In other words, his teammates had characterized what happened to him—sex he hadn’t wanted, with someone whose advances he had repeatedly tried to ward off—not as an assault but just bad sex, an awkward, regrettable hookup with an overeager partner. The student felt “weird” about it, he told the authors, but eventually laughed along. Cases like these, the authors note—coupled with the widespread idea that rape requires violence or overt, prolonged physical and verbal resistance—often lead survivors to use phrases like unwanted sex or nonconsensual, and even to describe certain encounters as “rapey,” while stopping short of labeling their experience as assault.

Perhaps the most devastating case in the book is that of Rebecca, a student who described being raped in her own apartment by two male friends who’d walked her home after they and a few others had spent the evening drinking and dancing at a bar. The next morning, Rebecca described the assault to Jed, a male friend who had been out with her at the bar. He told her she must have misunderstood their mutual friends’ intent, that she’d been very flirty and physically affectionate, and that what happened afterward was perhaps just a natural continuation of what had begun at the bar. Rebecca later told another male friend who was not part of the friend group from the bar. He told her she’d been assaulted and to go to the hospital immediately. When Rebecca went in for a forensic exam, Jed once again tried to intervene, asking whether she really wanted to go through with what would surely ruin their friends’ lives.

Eventually, Rebecca reported what had happened to her to school authorities, who opened an investigation. She told Khan and Hirsch, however, that her friends came to feel as though they had to pick sides, and the circle of support she so desperately needed after her assault crumbled instead. “Stories of assault have the potential to fracture friend groups,” the authors write. Which is, they note, part of why students decline to report their assaults, or hesitate even to call them assaults. “Social continuation often wins out over social rupture.”

Sasha Canan, an assistant professor at Monmouth University who researches sexuality and sexual assault, told me that Hirsch and Khan are not the first to draw a direct line between the power of peer pressure and students’ spotty patterns of recognizing and reporting rape. She pointed to other research works, such as Elizabeth A. Armstrong and Laura T. Hamilton’s 2015 book, Paying for the Party, in which the authors came to similar conclusions.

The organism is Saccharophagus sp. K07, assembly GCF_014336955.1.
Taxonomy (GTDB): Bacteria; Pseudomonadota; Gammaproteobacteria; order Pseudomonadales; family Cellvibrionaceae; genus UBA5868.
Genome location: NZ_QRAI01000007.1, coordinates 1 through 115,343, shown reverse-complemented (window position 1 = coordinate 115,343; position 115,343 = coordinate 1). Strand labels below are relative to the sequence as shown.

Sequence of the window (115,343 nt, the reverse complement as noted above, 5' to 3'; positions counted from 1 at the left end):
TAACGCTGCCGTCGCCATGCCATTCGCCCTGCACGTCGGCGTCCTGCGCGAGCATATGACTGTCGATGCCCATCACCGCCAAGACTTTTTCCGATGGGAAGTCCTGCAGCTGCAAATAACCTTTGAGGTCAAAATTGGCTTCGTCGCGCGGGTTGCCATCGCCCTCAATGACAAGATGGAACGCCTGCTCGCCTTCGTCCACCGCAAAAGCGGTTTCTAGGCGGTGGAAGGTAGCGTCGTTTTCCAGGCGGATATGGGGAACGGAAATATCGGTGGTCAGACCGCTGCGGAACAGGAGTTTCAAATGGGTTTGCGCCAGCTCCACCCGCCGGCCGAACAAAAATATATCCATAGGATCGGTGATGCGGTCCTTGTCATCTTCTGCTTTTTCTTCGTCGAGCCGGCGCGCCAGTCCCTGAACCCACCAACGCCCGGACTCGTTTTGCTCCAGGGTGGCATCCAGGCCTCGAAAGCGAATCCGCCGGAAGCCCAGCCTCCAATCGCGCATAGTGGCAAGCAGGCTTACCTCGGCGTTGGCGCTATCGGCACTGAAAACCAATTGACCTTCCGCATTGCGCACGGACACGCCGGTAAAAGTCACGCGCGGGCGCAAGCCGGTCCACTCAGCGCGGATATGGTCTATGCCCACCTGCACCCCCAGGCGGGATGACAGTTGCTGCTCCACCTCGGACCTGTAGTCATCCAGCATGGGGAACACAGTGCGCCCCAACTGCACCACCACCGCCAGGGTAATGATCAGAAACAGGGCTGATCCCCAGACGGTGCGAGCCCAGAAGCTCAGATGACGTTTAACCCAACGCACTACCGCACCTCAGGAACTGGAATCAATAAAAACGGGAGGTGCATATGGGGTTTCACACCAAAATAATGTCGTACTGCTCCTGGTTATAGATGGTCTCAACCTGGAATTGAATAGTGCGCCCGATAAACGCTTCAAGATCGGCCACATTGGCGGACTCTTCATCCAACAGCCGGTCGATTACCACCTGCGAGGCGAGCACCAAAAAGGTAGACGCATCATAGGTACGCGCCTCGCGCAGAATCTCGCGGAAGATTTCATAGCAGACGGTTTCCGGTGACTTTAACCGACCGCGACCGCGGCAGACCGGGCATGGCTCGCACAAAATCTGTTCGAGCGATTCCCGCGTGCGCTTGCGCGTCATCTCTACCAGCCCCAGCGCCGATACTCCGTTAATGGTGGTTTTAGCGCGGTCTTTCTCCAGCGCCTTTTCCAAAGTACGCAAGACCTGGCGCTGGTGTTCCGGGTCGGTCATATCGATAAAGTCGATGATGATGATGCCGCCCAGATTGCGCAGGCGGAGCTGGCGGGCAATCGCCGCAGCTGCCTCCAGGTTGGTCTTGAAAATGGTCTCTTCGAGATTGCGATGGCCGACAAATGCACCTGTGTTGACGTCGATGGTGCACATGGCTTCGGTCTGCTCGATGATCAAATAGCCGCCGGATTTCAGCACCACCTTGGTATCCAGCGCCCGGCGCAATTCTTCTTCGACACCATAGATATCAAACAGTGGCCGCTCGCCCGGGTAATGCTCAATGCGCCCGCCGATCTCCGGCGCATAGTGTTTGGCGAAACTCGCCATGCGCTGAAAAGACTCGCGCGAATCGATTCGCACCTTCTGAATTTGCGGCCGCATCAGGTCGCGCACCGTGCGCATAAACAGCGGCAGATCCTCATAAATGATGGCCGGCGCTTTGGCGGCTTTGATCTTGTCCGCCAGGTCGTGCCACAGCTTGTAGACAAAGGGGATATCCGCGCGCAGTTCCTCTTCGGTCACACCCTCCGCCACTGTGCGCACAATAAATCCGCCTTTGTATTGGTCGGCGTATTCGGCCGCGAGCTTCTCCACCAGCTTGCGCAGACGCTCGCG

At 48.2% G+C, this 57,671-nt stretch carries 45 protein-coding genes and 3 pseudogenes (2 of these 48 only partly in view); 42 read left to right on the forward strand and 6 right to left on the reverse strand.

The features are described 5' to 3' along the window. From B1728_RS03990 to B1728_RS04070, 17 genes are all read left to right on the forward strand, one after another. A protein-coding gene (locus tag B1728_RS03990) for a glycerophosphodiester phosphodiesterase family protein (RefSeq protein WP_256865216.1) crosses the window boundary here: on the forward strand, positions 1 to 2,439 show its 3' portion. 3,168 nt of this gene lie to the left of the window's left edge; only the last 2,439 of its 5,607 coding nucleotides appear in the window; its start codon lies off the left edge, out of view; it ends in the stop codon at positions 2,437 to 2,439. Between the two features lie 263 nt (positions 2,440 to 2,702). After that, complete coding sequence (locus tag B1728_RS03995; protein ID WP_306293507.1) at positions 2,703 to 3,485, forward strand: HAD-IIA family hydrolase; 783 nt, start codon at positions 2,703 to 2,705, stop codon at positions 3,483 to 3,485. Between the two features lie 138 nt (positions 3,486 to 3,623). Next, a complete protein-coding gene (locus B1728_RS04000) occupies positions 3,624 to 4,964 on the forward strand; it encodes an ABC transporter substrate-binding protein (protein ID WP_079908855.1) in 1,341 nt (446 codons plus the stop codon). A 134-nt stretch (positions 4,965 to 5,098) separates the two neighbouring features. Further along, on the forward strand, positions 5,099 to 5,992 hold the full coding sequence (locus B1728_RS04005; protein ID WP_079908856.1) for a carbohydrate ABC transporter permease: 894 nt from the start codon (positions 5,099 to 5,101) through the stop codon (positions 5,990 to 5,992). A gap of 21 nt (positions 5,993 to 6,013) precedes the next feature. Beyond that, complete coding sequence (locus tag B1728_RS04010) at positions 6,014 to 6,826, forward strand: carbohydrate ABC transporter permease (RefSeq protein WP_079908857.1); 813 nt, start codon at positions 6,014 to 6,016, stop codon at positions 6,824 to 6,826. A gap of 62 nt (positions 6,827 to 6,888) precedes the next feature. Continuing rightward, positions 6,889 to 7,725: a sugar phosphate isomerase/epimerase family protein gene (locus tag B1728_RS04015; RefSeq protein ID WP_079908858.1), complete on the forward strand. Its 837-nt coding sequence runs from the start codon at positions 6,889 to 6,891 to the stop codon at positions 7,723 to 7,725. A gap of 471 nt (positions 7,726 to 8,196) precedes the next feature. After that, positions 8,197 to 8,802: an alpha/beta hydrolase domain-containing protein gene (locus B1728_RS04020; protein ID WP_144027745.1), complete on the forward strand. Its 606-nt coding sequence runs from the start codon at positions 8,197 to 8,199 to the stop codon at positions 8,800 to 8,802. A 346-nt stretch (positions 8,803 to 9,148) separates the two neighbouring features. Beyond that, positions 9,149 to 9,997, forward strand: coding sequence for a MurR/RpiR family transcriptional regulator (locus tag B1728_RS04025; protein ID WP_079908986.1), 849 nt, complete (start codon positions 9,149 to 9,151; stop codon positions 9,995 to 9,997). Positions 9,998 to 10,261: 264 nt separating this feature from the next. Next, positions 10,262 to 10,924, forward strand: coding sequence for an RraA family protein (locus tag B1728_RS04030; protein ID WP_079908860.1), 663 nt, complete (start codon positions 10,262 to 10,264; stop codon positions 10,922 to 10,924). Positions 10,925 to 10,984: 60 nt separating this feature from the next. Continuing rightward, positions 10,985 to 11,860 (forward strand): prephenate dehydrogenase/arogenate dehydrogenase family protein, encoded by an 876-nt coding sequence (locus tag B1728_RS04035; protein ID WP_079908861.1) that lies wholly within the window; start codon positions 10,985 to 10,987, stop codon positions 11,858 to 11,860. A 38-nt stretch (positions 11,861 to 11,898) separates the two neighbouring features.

Still, she said, the point is worth reemphasizing in any discussion about campus sexual-assault prevention. She knows of prevention programs in which students are invited to think through what they would do if someone confided to them that they’d been assaulted. But “when you live at a university, you tend to have a fishbowl of a social system,” she noted. Given that most victims of campus sexual assault know their assailant, “if they tell a friend, that friend might also likely know the perpetrator. It’s important to [ask], ‘What would you do if you knew both of them?’ Because likely they will.”

Hirsch and Khan, at the end of Sexual Citizens, address how understanding the relationship between social dynamics and sexual assault can be instrumental in prevention, and it sounds a lot like what Canan suggested. Of course, the need for social acceptance cannot simply be programmed out of young people, even with the best and most comprehensive sex ed, but they recommend an approach that involves “helping students think through how to balance their commitment, as a friend and member of a peer group, to set up sexual situations, with how to, as a friend and member of that same peer group, care for all members of the community.” That is, the book suggests educating students on how to both act as supportive matchmakers and hold their friends accountable.